queer In his actions, nnd as an instance
of this rotated that he was sometimes
seen to wear a plug lint and us many
as throe different suits of clothes In
tho one day.
NOT AN INDICATION.
United States Attorney MeCurrel!
suggested to the court that It was
hardly an Indication ot insanity for a
man to change his wearing apparel or
even to wear a plug 1ml.
In charging the jury, Judge Arch-
bald suld regarding the Insanity plea
thtt a man can be somewhat disturbed
In his mental balance and yet bo capa
ble of knowing and choosing between
right and wrong.
The jury found Header guilty of all
three counts of tho Indictment, namely,
making, possessing and passing coun
A true blllVus rot tinted by the grand
Jury In tho ease in which Miss Kmmii
M, Plotz, of Wl'lkes-llarro Is accused
of retaining and secreting a pension
certificate belonging to another. Tho
accusation is preferred by Mrs. Caro-
YOUR. FAITH X!E
ours if you try-.
f 4 4-v and ours is so strong we
1 vlirfcS guarantied curcor refund
v- t y uiouey, cud we send you
free trial bottle If you write for It.
SlUL,OIt'S costs 23 cents and will cure Con.
kumptloa, Pneumonia, DrouchltU and all
Iung Troubles. Will cure a cough or cold
In a day, aud thus prevent serious results.
It has ueea doing these things for 60 years,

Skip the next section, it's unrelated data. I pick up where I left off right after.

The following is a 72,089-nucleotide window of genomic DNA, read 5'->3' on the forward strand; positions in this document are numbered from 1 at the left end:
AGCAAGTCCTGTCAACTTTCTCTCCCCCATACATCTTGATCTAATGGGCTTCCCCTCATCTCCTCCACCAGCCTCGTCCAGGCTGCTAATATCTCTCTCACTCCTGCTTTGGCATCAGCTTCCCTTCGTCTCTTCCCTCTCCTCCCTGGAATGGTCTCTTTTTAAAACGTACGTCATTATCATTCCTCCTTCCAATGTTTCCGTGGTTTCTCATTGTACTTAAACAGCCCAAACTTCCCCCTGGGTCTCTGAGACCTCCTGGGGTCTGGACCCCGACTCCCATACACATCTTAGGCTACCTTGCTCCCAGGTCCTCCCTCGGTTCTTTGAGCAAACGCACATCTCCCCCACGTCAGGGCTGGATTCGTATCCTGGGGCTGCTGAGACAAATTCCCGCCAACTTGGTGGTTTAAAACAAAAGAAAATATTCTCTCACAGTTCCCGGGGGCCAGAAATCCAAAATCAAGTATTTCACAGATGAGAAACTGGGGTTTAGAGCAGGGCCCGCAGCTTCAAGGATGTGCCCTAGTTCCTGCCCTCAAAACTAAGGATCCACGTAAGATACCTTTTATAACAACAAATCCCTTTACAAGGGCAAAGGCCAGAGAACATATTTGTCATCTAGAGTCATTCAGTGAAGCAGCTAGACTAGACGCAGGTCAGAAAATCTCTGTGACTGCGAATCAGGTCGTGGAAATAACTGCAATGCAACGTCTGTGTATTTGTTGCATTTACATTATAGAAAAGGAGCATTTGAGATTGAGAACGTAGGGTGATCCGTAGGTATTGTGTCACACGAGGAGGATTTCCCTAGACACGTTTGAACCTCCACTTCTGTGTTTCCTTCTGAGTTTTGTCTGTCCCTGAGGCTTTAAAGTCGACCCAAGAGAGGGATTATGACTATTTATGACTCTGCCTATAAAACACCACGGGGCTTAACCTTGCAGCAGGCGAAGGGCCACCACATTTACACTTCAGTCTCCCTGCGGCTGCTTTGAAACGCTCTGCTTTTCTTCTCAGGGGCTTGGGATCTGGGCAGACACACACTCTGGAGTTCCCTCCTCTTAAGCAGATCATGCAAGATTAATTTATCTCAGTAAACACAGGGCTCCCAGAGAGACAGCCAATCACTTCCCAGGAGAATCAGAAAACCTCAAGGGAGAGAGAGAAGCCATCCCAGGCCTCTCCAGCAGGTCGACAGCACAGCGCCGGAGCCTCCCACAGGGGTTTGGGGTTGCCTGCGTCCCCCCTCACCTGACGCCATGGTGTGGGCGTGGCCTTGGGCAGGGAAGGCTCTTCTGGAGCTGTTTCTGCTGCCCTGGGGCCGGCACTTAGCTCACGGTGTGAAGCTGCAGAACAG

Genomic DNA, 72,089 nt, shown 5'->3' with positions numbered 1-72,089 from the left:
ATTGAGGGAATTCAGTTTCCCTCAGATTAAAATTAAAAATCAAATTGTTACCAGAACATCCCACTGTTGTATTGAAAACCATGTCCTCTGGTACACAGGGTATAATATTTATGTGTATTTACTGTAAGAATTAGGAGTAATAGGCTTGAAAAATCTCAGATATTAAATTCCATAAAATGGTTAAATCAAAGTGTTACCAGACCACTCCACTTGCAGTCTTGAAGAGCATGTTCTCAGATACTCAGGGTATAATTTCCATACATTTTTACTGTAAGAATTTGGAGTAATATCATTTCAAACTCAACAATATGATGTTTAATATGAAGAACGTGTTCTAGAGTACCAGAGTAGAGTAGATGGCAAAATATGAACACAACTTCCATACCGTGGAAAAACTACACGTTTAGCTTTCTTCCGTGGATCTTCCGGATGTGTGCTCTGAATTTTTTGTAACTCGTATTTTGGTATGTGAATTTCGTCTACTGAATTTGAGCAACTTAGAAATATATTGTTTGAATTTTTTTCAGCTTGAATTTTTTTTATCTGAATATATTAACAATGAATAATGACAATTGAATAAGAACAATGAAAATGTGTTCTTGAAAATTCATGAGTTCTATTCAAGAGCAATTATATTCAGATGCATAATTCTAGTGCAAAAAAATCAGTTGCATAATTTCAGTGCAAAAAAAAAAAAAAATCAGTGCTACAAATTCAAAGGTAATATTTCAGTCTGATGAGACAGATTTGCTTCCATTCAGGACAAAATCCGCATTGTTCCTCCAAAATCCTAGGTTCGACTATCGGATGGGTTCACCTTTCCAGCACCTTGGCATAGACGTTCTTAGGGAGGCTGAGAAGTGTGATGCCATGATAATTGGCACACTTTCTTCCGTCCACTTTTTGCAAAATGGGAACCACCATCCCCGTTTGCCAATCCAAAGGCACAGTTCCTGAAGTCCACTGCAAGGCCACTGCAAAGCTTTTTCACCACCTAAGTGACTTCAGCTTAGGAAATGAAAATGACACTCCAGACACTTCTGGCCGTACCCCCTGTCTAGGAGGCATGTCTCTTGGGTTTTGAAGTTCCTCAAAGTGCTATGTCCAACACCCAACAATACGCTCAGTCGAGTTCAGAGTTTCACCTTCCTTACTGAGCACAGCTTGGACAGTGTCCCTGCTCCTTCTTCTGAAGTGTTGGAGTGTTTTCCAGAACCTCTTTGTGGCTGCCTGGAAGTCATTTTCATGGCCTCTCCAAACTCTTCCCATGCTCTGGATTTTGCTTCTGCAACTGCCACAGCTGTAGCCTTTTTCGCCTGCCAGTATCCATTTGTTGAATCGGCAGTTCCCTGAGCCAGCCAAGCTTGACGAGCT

6. C. Wells & Co., I,c Roy. N. Y.
IrVrl llAV..DnlT.. rn.ia.la ,1... CAm..l.
" " uv
T00 GREAT EXPKNiE.
Net lite tteaton.
It Is not because Pyramid Pile Cure
Is so expensive that many people de
cline to give it 11 trial, but because they
find It too great a tax on their credulity
to believe that the published letters
bearing testimony to the merit of tills
remedy are genuine and bona lido; es
pecially to those who have realized tho
suffering Incident to piles Is it Incredi
ble that anyone who has been nfll'ited
twenty-five and thirty years with the
worst forms of protruding and bleeding
piles should be cured by the application
of a simple remedy, when their physi
cian has assured them that the only
relief Is In a surgical operation. This
Is rightfully viewed with dread by all
those nnilcted, as It means at the least
a great shork to tho nervous system,
with more than a possibility of utter
collapse and death! In tho majority of
cases, too, there Is ti return of the com
plaint, owing to the fact that tho cuuse
Is not removed.
The proprietors of Pyramid Pile Cure
agree to forfeit one thousnnd dollars to
anyone who will show a single publish
ed testimonial to be not genuine and
unsolicited; this latter feature Is most
grutlfylng, Inasmuch as these letters
are written solely out of gratitude, and
with the hope that those who are af
flicted as the writers have been may
learn that relief Is ut hand, at ti com
paratively trilling expense. Pyramid
Pile Cure Is for sale by druggists at
fifty cents 11 package, or will be mailed
by the makers to any address upon re
ceipt of price.
Mr. Win, Licktenwnlter, head of the
largest printing house In Canton, Ohio,
says; "It is with the utmost pleasure
and' satisfaction that I can say I bo-
' lleve 1 am cured of protruding and
bleeding piles, after suffering more than
twenly-flvo years. I have been In bed